AN ENGLISH CUBIST
My 'Trooping the Colour' and the Errors of the Daily Mail
This piece first appeared as a broadsheet with the above title in May 1959; the present text is that reprinted in William Roberts, Five Posthumous Essays and Other Writings (Valencia, 1990). © The Estate of John David Roberts. Reproduced with the permission of the William Roberts Society.
Mr Stanley Bonnett, 'ace' reporter of the Daily Mail I assume he is an 'ace', for he was given a front-page 'spread' in that newspaper's issue of 1st May has been getting agitated about seventeen 'errors' of dress, etc., he claims to have found in my picture Trooping the Colour now on exhibition at the Royal Academy. This reporter seems to have been especially 'detailed' to 'cover' my painting. His first glance at my 'Parade' caused him to see red. Snatching a six-inch photograph of the nine feet by six feet canvas, he hurried with all speed from the gallery to the headquarters of the Guards Brigade at Birdcage Walk to ask them what they thought of it. Oh, Mr. Bonnett, collar and cuff details from a six-inch photo, was that quite fair to the Guards? In my opinion the Daily Mail should have invited a detachment of guardsmen to the Royal Academy for a dress-inspection of the picture, before eliciting their criticism; but in that case our reporter would have lost his seventeen-error scoop. From the Guards headquarters Mr. Bonnett rushed to a telephone to inform me in excited voice of his great discovery. In his report of our phone talk he adds another 'error' to his list, when he makes me say, 'I hope I shall be more correct next time should I paint a military subject.'
Now let us take a look at the Daily Mail's famous collection of errors. I have divided the list into three categories: The Silly; The Sham; and the Genuine. I will take the silly section first:
No. 1 Prince Philip's spur is too high on his boot.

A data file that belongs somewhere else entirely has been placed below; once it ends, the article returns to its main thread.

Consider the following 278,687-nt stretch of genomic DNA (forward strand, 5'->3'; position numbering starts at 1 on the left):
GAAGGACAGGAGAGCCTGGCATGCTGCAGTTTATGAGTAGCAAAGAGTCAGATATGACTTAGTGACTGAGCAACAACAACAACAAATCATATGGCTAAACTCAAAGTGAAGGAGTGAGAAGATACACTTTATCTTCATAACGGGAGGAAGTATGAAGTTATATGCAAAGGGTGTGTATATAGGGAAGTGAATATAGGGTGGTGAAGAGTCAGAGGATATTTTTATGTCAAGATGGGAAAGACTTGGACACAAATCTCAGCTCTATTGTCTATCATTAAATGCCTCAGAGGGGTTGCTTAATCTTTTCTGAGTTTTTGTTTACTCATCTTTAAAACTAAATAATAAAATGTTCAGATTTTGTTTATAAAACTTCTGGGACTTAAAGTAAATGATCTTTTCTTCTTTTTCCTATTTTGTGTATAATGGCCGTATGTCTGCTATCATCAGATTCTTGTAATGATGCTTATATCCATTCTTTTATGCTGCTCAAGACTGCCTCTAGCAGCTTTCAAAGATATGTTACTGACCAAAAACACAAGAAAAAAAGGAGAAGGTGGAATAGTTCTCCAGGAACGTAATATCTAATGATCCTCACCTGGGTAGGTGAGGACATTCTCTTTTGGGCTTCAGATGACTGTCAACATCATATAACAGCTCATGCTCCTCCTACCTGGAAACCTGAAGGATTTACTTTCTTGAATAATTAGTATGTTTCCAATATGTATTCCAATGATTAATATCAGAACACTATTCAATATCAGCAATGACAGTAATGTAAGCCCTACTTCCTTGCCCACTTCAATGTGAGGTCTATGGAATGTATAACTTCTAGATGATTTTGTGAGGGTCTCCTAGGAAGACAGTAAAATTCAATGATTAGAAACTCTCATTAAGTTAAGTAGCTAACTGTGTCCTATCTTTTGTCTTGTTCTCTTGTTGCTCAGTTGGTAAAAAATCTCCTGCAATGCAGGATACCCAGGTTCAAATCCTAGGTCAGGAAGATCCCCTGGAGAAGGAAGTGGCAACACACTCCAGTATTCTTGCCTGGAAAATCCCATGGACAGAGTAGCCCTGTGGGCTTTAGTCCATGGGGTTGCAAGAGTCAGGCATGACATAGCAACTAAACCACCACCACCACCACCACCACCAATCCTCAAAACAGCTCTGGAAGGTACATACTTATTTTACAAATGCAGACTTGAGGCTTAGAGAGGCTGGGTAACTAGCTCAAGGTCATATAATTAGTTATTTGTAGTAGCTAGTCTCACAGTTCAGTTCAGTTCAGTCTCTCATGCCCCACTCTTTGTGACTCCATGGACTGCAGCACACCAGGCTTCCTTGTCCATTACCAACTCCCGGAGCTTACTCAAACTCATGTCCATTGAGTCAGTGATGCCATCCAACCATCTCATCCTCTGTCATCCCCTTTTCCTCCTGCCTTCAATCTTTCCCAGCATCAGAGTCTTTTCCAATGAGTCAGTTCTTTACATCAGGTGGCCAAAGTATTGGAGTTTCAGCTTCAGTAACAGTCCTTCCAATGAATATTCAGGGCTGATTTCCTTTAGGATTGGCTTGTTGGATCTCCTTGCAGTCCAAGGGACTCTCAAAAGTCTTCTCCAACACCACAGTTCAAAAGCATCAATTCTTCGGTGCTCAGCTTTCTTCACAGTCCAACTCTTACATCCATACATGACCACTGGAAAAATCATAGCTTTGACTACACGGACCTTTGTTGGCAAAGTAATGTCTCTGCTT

No. 3 None of the tunics seem to fit not even the Queen's.
No. 4 Officers are wearing ammunition boots, and not Wellingtons.
No. 6 The Duke of Gloucester is holding his reins as if he is about to charge down the Mall.
No. 7 Mounted officers are holding their swords up in the air, instead of resting the tip of the hilt on their thighs.
No. 8 All the men have trouser stripes which are far too broad they are as thin as piping.
No. 9 The pennants of the marker flags are shown as triangular and not square.
(Really, Mr. Bonnett, is this quite fair to the Guards? They, I am certain, know that a flag changes shape in a breeze, even if you do not.)No. 15 The officer of the 'Blues' who leads the line of horsemen at the top of the picture has his reins too far forward they should be over the withers.
No. 17 All the bayonets seem to be fixed in the rifle barrels, or are at least the wrong way round.
I do not think we need give those nine items any further attention. It is criticism of this sort that drives some artists to drink and others into 'Action painting' or 'Other Art'! Let us now consider the 'Sham' errors. In this section the confused criss-cross of the pattern of errors is completely bewildering.
No. 10 Some Coldstream Guards have their right buttons (in pairs) and cuffs, but Irish Guards collar badges.
No. 11 Some Scots Guards have their own collar badges and buttons (in threes) but Coldstream shoulder straps.
No. 12 Some Welsh Guards have their own collar badges, but Coldstream markings elsewhere.
No. 13 Some Irish Guards have their rightful collar badges, but Coldstream shoulder straps.